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Janet Suzman Quotes

Always you find that the more decisive event wins so my father's sort of annual decisiveness which came upon him on the Day of Atonement every year, he suddenly remembered that he was Jewish.

And I think that that emphasis on keeping a family together, alike, I think it's important.

But I think the possibility of a black and white society feeding each other's expertises, living harmoniously, will probably go along in fits and starts now but at least it has a great constitution now to back it up.

But I think theatre in a repressive society is an immensely exciting event and theatre in a luxurious old, affluent old society like ours is an entertaining event.

But now I've got a young son and his interest is in science and now when I talk to him, I see that in the science sphere of our lives there is new, there is progress.

I find its attention to living this life rather than the next one exhilarating because I think even independently of Judaism that that's the right way to go about life.

I mean one of the basic rules when you're acting is that you mustn't stand in judgement on a character, you mustn't say Hitler was a bad man because you can't act in that way.

I still find that a kind of stricture of the heart happens when I see any form of bigoted or racist behaviour. I get an actual pain in my heart.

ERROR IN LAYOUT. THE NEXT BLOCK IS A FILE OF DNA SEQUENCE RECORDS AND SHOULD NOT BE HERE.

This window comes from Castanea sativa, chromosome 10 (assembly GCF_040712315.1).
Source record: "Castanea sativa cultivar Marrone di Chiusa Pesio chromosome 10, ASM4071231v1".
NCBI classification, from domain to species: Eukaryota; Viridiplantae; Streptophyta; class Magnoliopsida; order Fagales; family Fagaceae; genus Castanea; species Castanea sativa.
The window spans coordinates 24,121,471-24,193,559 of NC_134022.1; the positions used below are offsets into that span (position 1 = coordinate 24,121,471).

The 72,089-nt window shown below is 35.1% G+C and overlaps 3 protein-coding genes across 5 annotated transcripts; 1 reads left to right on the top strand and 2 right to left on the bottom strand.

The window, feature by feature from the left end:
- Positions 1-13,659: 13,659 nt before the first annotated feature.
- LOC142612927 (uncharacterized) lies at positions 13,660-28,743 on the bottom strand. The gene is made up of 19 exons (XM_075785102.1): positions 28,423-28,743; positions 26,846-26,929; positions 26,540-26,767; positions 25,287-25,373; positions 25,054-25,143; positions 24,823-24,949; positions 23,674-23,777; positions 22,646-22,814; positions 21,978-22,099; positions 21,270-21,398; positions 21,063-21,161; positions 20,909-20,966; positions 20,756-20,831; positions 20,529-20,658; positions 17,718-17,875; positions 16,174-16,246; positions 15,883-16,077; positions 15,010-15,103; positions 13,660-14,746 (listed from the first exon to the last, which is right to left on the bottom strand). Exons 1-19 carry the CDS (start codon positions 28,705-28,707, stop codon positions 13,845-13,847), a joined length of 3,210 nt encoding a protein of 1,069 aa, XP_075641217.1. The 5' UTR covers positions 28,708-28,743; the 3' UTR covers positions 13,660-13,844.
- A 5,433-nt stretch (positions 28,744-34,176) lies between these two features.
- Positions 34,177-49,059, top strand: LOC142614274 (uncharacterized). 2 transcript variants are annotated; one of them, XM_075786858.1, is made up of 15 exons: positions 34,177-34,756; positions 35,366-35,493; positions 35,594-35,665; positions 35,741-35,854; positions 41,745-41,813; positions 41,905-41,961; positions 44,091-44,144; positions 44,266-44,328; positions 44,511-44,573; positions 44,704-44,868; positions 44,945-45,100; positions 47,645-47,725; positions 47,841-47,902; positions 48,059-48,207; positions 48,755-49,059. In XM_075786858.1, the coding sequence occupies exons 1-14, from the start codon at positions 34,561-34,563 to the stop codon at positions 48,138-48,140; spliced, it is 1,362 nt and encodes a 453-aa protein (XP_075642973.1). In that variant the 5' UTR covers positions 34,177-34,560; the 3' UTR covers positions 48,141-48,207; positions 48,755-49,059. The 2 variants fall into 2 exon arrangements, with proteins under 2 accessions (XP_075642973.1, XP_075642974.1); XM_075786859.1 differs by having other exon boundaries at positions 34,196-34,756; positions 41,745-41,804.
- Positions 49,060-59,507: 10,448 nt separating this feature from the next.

I suppose meeting people whether it's in real life and actually shaking their flesh and blood hand or shaking the mystical hand of the character all rub off on you in some way.

I think it's a very central tenet to it yes, it is. I can't bear it, I can't bear inequality, I can't bear bad behaviour to other people. I cannot bear it that people are mean to people who can't help what they are.

It was but then, when you're, one of the great poisonous events that have infected us all who were in South Africa is that the idea of difference is drip fed into your veins. It's that that you fight.

Jews have had to carry around their own sense of self in a carpet bag and I think perhaps too much emphasis might be being put on nationality and on the other hand patriotism, that sort of thing.

My mother was very agnostic. She would never set foot in the synagogue, she couldn't be doing with it.

Now that we have a democracy and you can go back and the airport air is not laden with evil any more, you can actually breathe oxygen when you land in Johannesburg.

OK, well maybe I have to get back to Judaism. In the sense that if I look at me and my forebears forever stretching back to I don't know, whenever there's no sense of place and therefore no sense of nationality.

One tries to be an observer as an actor and indeed as a director because the small things, the give-away things are what are really interesting to a performer.

So we do have our exits and our entrances and we are perhaps mere, but I think if one keep a certain joyousness in life which should be in playing, then good for one, but it's slightly more serious than that.

This is always a pain because it's injustice too and so my response to it, I tell you what I am more surprised or horrified at Jews who forget to be humanists than I am at anybody else.

You learn from mistakes, but Shakespeare is one big non mistake isn't he? He just got everything right really.